Unsettling and unjust: mental health inequalities and coronavirus
22 April 2020
By Andy Bell
We are often told that mental health doesn’t discriminate – that anyone can have a mental health problem, and that one in four of us will be experiencing some kind of mental health difficulty at any one time.
While these statements are both true, they hide a deeper truth that is much more uncomfortable and unjust. While any of us can experience a mental health difficulty, our chances are far from equal. And that inequality exists on multiple dimensions, putting some people at a vastly inflated risk of poor mental health. For many, the chances of experiencing mental illness are considerably higher than one in four. And very often it is people who have the least power, autonomy and wealth who have the poorest chances of enjoying good mental health.
While any of us can experience a mental health difficulty, our chances are far from equal.
In the last few months, a similar fault line has opened up in the way the coronavirus pandemic has developed, both internationally and in the UK. We are told, rightly, that anyone can get coronavirus and anyone can pass it on: that coronavirus does not discriminate. And of course, this is very clearly true.
But, once again, there is a deeper truth that the impact of coronavirus is not being felt equally. As with mental health, there are stark inequalities in the ways we are experiencing both the virus and the measures that have been required to respond to it. And very often, these mirror the deeply entrenched inequalities in society that existed long before Covid-19.
As with mental health, there are stark inequalities in the ways we are experiencing both the virus and the measures that have been required to respond to it.
Multiple inequalities have already been observed in relation to coronavirus. These most obviously relate to age and the presence of long-term physical health conditions in the risk of dying with coronavirus. But it is also now becoming clear that people from Black, Asian and minority ethnic communities in both the UK and the US face a higher risk of dying with the virus than white people. The reasons for this are as yet unknown, but as this BMJ commentary underlines, there may be numerous explanations: biological, economic, environmental and more.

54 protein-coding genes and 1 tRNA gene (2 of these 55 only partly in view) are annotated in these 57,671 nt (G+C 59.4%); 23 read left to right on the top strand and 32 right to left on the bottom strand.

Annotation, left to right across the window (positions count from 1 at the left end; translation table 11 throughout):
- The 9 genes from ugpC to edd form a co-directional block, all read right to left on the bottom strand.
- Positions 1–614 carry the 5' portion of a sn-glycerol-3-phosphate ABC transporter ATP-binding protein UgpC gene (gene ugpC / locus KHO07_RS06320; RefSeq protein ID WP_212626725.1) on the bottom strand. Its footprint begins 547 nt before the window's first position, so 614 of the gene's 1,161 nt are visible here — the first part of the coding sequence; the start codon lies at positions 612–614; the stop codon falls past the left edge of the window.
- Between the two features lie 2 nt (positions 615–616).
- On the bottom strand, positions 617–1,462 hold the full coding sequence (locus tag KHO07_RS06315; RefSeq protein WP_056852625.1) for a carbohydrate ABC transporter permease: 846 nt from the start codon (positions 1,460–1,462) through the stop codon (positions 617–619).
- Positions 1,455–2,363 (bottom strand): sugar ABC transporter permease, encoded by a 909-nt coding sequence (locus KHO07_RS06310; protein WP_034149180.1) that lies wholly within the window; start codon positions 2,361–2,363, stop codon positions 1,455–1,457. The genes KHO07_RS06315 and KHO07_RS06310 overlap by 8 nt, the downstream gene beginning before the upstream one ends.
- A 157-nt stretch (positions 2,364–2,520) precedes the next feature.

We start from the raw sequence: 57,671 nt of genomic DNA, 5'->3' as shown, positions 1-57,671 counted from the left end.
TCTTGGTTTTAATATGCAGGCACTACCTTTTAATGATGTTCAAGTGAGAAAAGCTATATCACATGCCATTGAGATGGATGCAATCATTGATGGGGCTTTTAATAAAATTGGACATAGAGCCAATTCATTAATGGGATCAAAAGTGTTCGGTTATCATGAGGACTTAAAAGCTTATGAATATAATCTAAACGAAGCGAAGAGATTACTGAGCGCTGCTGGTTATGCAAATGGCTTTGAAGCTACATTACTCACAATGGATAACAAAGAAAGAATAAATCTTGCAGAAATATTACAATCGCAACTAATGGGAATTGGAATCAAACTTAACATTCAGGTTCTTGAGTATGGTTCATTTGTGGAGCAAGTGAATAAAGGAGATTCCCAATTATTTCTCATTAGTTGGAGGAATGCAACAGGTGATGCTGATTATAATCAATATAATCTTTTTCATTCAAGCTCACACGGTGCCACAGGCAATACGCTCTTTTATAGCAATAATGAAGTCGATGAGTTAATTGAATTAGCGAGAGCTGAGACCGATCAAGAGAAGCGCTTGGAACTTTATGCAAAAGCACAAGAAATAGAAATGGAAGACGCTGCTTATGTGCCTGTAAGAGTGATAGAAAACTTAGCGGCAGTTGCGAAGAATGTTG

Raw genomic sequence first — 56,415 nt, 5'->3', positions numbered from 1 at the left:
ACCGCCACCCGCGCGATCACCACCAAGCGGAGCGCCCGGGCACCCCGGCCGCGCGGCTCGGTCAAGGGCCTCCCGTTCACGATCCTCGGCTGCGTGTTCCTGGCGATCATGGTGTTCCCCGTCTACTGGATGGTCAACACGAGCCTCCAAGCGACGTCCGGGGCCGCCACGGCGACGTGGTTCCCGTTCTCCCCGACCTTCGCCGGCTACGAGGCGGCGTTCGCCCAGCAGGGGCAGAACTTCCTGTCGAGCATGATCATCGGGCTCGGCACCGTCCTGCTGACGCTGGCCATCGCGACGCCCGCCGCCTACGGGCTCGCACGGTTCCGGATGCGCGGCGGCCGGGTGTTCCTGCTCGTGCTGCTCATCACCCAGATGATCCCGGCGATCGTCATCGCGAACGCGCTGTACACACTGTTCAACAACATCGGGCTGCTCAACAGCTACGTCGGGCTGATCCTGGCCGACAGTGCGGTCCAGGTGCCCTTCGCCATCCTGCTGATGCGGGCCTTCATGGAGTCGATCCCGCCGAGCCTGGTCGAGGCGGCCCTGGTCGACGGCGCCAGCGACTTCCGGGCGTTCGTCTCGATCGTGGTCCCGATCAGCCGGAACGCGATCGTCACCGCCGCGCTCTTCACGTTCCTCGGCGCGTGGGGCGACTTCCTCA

Inequalities are also becoming evident in the wider impacts of coronavirus: from its financial effects on people with the most precarious livelihoods, to the greater risk of victimisation for those living in abusive relationships during the lockdown.
While anyone can experience the trauma of coronavirus, the risks to mental health will be much greater for those who also face abuse in their daily lives, who fear for their financial future with few resources to fall back on, or who see people like them dying at a much higher rate from the virus.
The mental health impacts of the pandemic are as yet unknown, but they are likely to be significant and long-lasting, in some cases only becoming apparent in the months and years to come. Given the inequalities that are already evident in relation to both mental health and coronavirus, it is highly likely that they will intersect and accentuate the injustices that are already there. While anyone can experience the trauma of coronavirus, the risks to mental health will be much greater for those who also face abuse in their daily lives, who fear for their financial future with few resources to fall back on, or who see people like them dying at a much higher rate from the virus.
These are uncertain and unsettling times for all of us, and for some of us the tragedies will be deeply personal. We are all in that together. But the inequalities that divide us are as great as ever, and our experiences of the pandemic will not be the same. At Centre for Mental Health, we will be monitoring the mental health impacts of coronavirus and focusing on inequalities that might otherwise be hidden from view.
Image by Adi Goldstein on Unsplash
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